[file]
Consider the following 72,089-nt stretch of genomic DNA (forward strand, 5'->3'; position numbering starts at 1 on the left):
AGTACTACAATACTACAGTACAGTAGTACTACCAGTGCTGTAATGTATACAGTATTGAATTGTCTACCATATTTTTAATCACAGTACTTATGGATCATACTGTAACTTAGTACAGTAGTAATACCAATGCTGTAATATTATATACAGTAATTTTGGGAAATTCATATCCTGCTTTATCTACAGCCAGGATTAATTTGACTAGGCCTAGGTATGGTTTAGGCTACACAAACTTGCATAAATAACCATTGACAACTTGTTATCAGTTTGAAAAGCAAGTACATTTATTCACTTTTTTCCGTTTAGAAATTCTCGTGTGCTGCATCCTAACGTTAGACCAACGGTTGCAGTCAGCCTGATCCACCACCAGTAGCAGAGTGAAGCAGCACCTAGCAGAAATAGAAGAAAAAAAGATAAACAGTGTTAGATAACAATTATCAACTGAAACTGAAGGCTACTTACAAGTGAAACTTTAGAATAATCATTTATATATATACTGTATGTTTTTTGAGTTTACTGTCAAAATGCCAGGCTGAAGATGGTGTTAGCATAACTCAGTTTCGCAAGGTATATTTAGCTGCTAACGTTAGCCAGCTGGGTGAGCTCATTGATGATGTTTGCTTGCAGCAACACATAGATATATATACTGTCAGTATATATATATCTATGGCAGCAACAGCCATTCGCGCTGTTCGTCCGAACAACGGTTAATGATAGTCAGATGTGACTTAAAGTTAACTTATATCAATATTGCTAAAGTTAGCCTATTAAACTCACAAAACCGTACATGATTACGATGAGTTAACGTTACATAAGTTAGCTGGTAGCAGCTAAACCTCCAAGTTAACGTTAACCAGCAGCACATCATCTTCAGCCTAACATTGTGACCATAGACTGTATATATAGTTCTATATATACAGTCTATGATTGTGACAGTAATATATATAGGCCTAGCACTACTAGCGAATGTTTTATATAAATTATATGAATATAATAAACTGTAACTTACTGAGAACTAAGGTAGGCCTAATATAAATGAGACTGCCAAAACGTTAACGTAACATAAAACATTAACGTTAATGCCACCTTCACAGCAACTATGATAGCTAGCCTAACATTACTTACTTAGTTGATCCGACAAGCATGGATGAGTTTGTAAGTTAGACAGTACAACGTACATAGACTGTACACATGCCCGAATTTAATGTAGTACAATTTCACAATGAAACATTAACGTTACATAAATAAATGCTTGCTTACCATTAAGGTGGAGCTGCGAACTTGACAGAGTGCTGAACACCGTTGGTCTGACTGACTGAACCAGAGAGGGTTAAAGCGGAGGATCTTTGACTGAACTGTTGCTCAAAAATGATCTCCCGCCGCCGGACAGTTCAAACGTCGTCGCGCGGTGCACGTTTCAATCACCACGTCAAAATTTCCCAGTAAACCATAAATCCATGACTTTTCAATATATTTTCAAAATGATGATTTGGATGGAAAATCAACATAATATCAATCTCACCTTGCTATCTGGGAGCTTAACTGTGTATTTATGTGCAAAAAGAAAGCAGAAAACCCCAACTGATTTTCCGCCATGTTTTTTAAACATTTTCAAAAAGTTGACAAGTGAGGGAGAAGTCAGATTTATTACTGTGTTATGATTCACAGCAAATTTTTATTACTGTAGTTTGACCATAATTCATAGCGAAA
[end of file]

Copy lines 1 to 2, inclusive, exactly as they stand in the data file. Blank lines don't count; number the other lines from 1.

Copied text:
Consider the following 72,089-nt stretch of genomic DNA (forward strand, 5'->3'; position numbering starts at 1 on the left):
AGTACTACAATACTACAGTACAGTAGTACTACCAGTGCTGTAATGTATACAGTATTGAATTGTCTACCATATTTTTAATCACAGTACTTATGGATCATACTGTAACTTAGTACAGTAGTAATACCAATGCTGTAATATTATATACAGTAATTTTGGGAAATTCATATCCTGCTTTATCTACAGCCAGGATTAATTTGACTAGGCCTAGGTATGGTTTAGGCTACACAAACTTGCATAAATAACCATTGACAACTTGTTATCAGTTTGAAAAGCAAGTACATTTATTCACTTTTTTCCGTTTAGAAATTCTCGTGTGCTGCATCCTAACGTTAGACCAACGGTTGCAGTCAGCCTGATCCACCACCAGTAGCAGAGTGAAGCAGCACCTAGCAGAAATAGAAGAAAAAAAGATAAACAGTGTTAGATAACAATTATCAACTGAAACTGAAGGCTACTTACAAGTGAAACTTTAGAATAATCATTTATATATATACTGTATGTTTTTTGAGTTTACTGTCAAAATGCCAGGCTGAAGATGGTGTTAGCATAACTCAGTTTCGCAAGGTATATTTAGCTGCTAACGTTAGCCAGCTGGGTGAGCTCATTGATGATGTTTGCTTGCAGCAACACATAGATATATATACTGTCAGTATATATATATCTATGGCAGCAACAGCCATTCGCGCTGTTCGTCCGAACAACGGTTAATGATAGTCAGATGTGACTTAAAGTTAACTTATATCAATATTGCTAAAGTTAGCCTATTAAACTCACAAAACCGTACATGATTACGATGAGTTAACGTTACATAAGTTAGCTGGTAGCAGCTAAACCTCCAAGTTAACGTTAACCAGCAGCACATCATCTTCAGCCTAACATTGTGACCATAGACTGTATATATAGTTCTATATATACAGTCTATGATTGTGACAGTAATATATATAGGCCTAGCACTACTAGCGAATGTTTTATATAAATTATATGAATATAATAAACTGTAACTTACTGAGAACTAAGGTAGGCCTAATATAAATGAGACTGCCAAAACGTTAACGTAACATAAAACATTAACGTTAATGCCACCTTCACAGCAACTATGATAGCTAGCCTAACATTACTTACTTAGTTGATCCGACAAGCATGGATGAGTTTGTAAGTTAGACAGTACAACGTACATAGACTGTACACATGCCCGAATTTAATGTAGTACAATTTCACAATGAAACATTAACGTTACATAAATAAATGCTTGCTTACCATTAAGGTGGAGCTGCGAACTTGACAGAGTGCTGAACACCGTTGGTCTGACTGACTGAACCAGAGAGGGTTAAAGCGGAGGATCTTTGACTGAACTGTTGCTCAAAAATGATCTCCCGCCGCCGGACAGTTCAAACGTCGTCGCGCGGTGCACGTTTCAATCACCACGTCAAAATTTCCCAGTAAACCATAAATCCATGACTTTTCAATATATTTTCAAAATGATGATTTGGATGGAAAATCAACATAATATCAATCTCACCTTGCTATCTGGGAGCTTAACTGTGTATTTATGTGCAAAAAGAAAGCAGAAAACCCCAACTGATTTTCCGCCATGTTTTTTAAACATTTTCAAAAAGTTGACAAGTGAGGGAGAAGTCAGATTTATTACTGTGTTATGATTCACAGCAAATTTTTATTACTGTAGTTTGACCATAATTCATAGCGAAA